In the twelve aphorisms of “The Problem of Socrates,” Nietzsche plays his last hand in the war against Platonic metaphysics. He begins by explaining that Socrates and Plato are symptoms of decay and the agents of an unnamed (Hebrew) force of disintegration of the Greek affirmation of life. He then describes dialectics as the defeat of nobility by plebian ressentiment. Finally, he turns to the tyranny of rationality against the instincts, before settling on rationality’s dirty little helper: morality. This set of aphorisms reads like a descent into the modern mind, with plebian instincts and decadent positive valuation of rationality, health, and happiness settling into an abyss from which to condemn the complexity of life.
However, as he pushes us into the abyss he also pulls us back out, with the “history of an error” that is “How the True World Finally Became a Fable.” In six steps, Nietzsche moves from Plato to his Zarathustra. After he lays the creation of a “true world” at the feet of Plato – he who is wise, pious, and virtuous enough to live this world – he immediately moves to the Christian promise of the true world for those sinners who repent. He then involves Kant – who finds consolation in the true world, even if he is skeptical of its existence – and the positivists, who, although they feel no obligation to believe in the true world, nonetheless leave its metaphysical power intact.
It is only with his Zarathustra that someone finally thought to get rid of it altogether. “The true world is gone: which world is left? The illusory one, perhaps? But no! We got rid of the illusory world along with the true one!” Deleuze’s Difference and Repetition can be read as a companion to Nietzsche’s journey to and from the abyss, as he finds justification and motivation for his view of logocentric Being as a moralistic illusion from these parts of Twilight of the Idols and their corresponding entries in Nietzsche’s notebooks.
But, while Nietzsche keeps a safe distance from Socrates, Plato, and Kant, firing from his mountaintop (as was his style), Deleuze engages in hand-to-hand combat with Platonism. And while the imperial Nietzsche led him into battle, Deleuze emerges from the battlefield with a more grudging respect for his foe.
Deleuze’s Reversal of Platonism
Deleuze seeks a reversal of Platonism, or a diminution of logos for the sake of nomos, because, like Nietzsche, he understands the former as a moral, aesthetic, political, and metaphysical solution to the complexity of life that is based in negation and ressentiment. Philosophically, he undertakes his reversal because Platonism is the basis of the representational Cartesian image of thought (discussed in Part One of this series as “an immanent plane or set of pre-philosophical presuppositions that condition the determination of problems and creation of concepts”), and his goal at this juncture is to create a new way of thinking and living without the transcendence that representation presupposes.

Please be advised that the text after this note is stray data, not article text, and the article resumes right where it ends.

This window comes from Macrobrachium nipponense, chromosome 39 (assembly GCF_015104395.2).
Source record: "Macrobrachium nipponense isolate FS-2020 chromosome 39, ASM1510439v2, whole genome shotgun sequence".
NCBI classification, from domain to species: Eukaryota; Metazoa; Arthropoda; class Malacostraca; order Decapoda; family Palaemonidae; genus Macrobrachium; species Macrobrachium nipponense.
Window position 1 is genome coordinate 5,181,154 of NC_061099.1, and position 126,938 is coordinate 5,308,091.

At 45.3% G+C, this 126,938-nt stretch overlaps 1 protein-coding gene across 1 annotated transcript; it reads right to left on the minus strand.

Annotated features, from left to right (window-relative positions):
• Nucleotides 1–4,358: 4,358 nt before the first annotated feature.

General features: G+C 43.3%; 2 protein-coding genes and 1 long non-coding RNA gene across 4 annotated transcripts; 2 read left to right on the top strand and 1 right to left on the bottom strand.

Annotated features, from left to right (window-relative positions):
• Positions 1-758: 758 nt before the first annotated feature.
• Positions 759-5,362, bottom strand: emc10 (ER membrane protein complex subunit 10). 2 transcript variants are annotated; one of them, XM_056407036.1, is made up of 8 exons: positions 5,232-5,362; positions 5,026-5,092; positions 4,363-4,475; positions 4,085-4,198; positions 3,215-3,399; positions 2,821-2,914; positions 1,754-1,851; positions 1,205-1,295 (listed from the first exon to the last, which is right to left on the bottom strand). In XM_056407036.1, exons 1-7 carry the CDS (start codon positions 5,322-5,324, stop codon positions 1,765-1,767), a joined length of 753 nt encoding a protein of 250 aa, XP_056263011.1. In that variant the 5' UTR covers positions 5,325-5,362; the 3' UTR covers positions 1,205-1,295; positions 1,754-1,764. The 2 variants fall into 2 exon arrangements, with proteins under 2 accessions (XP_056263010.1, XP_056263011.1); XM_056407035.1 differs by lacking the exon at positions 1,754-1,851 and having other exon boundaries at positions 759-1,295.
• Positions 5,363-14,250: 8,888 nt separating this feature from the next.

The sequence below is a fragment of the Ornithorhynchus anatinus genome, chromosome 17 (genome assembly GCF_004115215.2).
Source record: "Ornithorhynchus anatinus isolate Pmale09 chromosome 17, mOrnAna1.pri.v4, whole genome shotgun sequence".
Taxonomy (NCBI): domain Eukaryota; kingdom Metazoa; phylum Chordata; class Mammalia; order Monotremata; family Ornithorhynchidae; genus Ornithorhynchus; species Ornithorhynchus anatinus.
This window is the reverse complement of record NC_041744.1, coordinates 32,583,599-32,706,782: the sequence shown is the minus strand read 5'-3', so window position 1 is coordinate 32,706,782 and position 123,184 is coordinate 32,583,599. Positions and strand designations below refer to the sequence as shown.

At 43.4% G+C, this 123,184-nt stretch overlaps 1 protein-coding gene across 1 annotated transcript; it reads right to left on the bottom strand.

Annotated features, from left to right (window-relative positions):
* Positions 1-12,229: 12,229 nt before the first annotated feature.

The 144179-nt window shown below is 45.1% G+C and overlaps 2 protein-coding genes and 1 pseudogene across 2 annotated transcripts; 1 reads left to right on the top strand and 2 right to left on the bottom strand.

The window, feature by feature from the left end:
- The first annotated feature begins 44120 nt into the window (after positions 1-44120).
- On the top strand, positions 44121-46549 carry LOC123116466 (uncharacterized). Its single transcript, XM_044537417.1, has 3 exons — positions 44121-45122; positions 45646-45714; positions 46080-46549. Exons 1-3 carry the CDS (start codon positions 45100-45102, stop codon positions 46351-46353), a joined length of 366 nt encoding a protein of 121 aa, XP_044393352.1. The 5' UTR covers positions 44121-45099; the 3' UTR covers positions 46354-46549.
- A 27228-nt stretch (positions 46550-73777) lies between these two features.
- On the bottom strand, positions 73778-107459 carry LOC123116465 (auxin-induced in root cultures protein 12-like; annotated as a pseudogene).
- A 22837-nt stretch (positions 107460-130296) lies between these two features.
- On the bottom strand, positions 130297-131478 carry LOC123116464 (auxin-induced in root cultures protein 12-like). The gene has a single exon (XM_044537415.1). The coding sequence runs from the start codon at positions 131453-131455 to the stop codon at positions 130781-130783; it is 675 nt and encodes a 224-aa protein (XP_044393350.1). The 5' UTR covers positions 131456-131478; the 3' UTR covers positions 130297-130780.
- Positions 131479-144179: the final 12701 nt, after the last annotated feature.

But more than merely overturning the problem and solution of Platonic thought – namely the truth or untruth of the relationship between an Idea, a genuine copy, and a simulacrum – Deleuze also wants to know what vitalist motivations lay behind the move toward the Platonic metaphysics of representation. Deleuze, then, wants to create a new image of thought based on a new thought of the image.
Against common understandings of Platonism based on an opposition between essence and appearance, Deleuze finds the more fundamental distinction to be between images and simulacra. Plato, he says, introduces this distinction in the context of a critique of mimetic art’s ability to deceive the public and thus lessen the impact and value of the political and philosophical classes. This deception is the realm of the simulacra, or false images that seem to conform to an Idea, or the truth of a being-in-itself, but which, in fact, have no relation to that truth.
Simulacra are dangerous because they are a threat to the thought, morality, politics, and art that positively correspond to Plato’s truth. As Deleuze says, “the will to eliminate simulacra or phantasms has no motivation apart from the moral. What is condemned in the figure of simulacra is the state of free, oceanic difference (or affirmation in Nietzsche’s language), and of (Dionysian) nomadic distributions.”
Platonism’s attack on simulacra, or nonconformity, Deleuze continues, is motivated by a fundamental desire to establish a definitive, transcendent, authority against which everything in life can be measured – essentially introducing divine judgment into philosophy. But, the problem with this is the same for Deleuze as it is for Nietzsche: transcendence is not native to philosophy, but injected into it from a religious, moral, and political attack on difference.
Difference: An Aside
In order to complete our examination of Deleuze’s reversal of Platonism, an explanation of difference and its importance to Deleuze’s (and Guattari’s) philosophy is necessary. Difference is the ontological reality of the world – a great mass of individual specimens that resist all forms of representation and universalization – as it is sensually experienced. Deleuze insists that there is no ground, subject, or being that experiences; there is only experience that flows and becomes in each passing instant. There is no actual world that is then represented in virtual images by the privileged mind of man.